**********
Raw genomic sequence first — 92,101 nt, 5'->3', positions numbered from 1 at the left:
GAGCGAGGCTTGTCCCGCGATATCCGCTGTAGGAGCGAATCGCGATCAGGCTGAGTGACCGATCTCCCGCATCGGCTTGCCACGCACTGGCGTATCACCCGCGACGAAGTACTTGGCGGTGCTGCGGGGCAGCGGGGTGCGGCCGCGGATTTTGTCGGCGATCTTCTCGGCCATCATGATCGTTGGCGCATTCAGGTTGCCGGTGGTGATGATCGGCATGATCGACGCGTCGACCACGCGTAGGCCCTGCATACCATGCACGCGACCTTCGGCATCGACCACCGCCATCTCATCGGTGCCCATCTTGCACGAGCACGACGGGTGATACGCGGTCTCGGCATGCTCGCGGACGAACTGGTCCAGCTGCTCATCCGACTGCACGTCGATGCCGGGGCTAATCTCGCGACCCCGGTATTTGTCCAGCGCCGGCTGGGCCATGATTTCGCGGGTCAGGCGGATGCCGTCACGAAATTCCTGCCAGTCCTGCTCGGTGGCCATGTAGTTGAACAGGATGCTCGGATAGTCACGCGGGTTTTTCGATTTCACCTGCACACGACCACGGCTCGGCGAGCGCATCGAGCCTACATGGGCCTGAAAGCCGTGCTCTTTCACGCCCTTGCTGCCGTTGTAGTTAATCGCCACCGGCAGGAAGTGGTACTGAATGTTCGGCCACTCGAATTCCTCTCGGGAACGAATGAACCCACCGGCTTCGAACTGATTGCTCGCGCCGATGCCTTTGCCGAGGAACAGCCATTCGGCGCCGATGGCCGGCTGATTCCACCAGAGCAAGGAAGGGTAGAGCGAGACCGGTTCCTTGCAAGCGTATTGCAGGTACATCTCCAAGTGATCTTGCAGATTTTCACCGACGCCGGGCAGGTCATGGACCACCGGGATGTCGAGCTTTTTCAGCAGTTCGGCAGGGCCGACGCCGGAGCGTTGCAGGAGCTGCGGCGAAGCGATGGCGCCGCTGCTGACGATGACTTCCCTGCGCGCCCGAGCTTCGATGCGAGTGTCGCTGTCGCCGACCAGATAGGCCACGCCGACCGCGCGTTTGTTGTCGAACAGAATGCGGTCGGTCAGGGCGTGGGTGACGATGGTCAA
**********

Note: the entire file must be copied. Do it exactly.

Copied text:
Raw genomic sequence first — 92,101 nt, 5'->3', positions numbered from 1 at the left:
GAGCGAGGCTTGTCCCGCGATATCCGCTGTAGGAGCGAATCGCGATCAGGCTGAGTGACCGATCTCCCGCATCGGCTTGCCACGCACTGGCGTATCACCCGCGACGAAGTACTTGGCGGTGCTGCGGGGCAGCGGGGTGCGGCCGCGGATTTTGTCGGCGATCTTCTCGGCCATCATGATCGTTGGCGCATTCAGGTTGCCGGTGGTGATGATCGGCATGATCGACGCGTCGACCACGCGTAGGCCCTGCATACCATGCACGCGACCTTCGGCATCGACCACCGCCATCTCATCGGTGCCCATCTTGCACGAGCACGACGGGTGATACGCGGTCTCGGCATGCTCGCGGACGAACTGGTCCAGCTGCTCATCCGACTGCACGTCGATGCCGGGGCTAATCTCGCGACCCCGGTATTTGTCCAGCGCCGGCTGGGCCATGATTTCGCGGGTCAGGCGGATGCCGTCACGAAATTCCTGCCAGTCCTGCTCGGTGGCCATGTAGTTGAACAGGATGCTCGGATAGTCACGCGGGTTTTTCGATTTCACCTGCACACGACCACGGCTCGGCGAGCGCATCGAGCCTACATGGGCCTGAAAGCCGTGCTCTTTCACGCCCTTGCTGCCGTTGTAGTTAATCGCCACCGGCAGGAAGTGGTACTGAATGTTCGGCCACTCGAATTCCTCTCGGGAACGAATGAACCCACCGGCTTCGAACTGATTGCTCGCGCCGATGCCTTTGCCGAGGAACAGCCATTCGGCGCCGATGGCCGGCTGATTCCACCAGAGCAAGGAAGGGTAGAGCGAGACCGGTTCCTTGCAAGCGTATTGCAGGTACATCTCCAAGTGATCTTGCAGATTTTCACCGACGCCGGGCAGGTCATGGACCACCGGGATGTCGAGCTTTTTCAGCAGTTCGGCAGGGCCGACGCCGGAGCGTTGCAGGAGCTGCGGCGAAGCGATGGCGCCGCTGCTGACGATGACTTCCCTGCGCGCCCGAGCTTCGATGCGAGTGTCGCTGTCGCCGACCAGATAGGCCACGCCGACCGCGCGTTTGTTGTCGAACAGAATGCGGTCGGTCAGGGCGTGGGTGACGATGGTCAA